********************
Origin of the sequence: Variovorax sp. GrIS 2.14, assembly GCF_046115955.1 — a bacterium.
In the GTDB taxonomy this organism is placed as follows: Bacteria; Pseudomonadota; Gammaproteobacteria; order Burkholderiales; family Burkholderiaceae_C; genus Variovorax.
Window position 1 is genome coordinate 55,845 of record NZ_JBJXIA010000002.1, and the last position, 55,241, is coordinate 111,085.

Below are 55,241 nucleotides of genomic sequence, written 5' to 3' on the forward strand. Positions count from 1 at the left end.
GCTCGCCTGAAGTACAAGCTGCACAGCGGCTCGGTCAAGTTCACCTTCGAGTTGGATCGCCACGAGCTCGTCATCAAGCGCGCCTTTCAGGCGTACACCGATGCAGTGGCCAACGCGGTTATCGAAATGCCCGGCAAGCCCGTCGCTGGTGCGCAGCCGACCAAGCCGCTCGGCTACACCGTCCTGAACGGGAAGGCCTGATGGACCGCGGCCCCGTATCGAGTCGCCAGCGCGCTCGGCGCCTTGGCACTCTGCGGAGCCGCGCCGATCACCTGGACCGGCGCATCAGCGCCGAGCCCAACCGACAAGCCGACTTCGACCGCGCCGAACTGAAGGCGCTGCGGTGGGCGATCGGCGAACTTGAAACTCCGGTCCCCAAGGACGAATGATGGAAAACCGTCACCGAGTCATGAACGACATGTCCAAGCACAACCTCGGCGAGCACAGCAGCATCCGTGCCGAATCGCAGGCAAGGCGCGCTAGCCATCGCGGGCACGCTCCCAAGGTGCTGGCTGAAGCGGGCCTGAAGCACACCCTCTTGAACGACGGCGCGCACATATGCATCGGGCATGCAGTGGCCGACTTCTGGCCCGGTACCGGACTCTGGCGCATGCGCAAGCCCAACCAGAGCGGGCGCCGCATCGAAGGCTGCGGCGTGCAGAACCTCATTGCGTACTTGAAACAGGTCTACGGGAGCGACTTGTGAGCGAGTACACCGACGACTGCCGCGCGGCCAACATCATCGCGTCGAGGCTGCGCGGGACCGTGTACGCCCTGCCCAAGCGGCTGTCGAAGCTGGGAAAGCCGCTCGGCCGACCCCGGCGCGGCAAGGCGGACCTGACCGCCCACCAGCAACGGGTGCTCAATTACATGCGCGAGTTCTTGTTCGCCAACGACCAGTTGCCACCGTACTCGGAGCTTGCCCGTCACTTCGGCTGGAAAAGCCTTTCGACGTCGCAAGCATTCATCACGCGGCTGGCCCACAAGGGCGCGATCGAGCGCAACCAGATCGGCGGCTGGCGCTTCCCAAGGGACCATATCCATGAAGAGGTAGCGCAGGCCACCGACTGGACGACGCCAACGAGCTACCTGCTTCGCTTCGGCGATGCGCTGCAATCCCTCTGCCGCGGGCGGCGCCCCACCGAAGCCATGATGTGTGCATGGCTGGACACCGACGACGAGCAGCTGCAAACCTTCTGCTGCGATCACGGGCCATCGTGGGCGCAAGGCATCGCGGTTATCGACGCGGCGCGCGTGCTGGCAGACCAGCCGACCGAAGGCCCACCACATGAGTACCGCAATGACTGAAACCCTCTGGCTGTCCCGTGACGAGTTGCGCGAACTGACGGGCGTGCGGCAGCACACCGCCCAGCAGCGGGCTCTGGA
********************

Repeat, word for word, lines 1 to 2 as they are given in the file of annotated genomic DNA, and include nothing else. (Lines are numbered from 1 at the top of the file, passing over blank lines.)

Origin of the sequence: Variovorax sp. GrIS 2.14, assembly GCF_046115955.1 — a bacterium.
In the GTDB taxonomy this organism is placed as follows: Bacteria; Pseudomonadota; Gammaproteobacteria; order Burkholderiales; family Burkholderiaceae_C; genus Variovorax.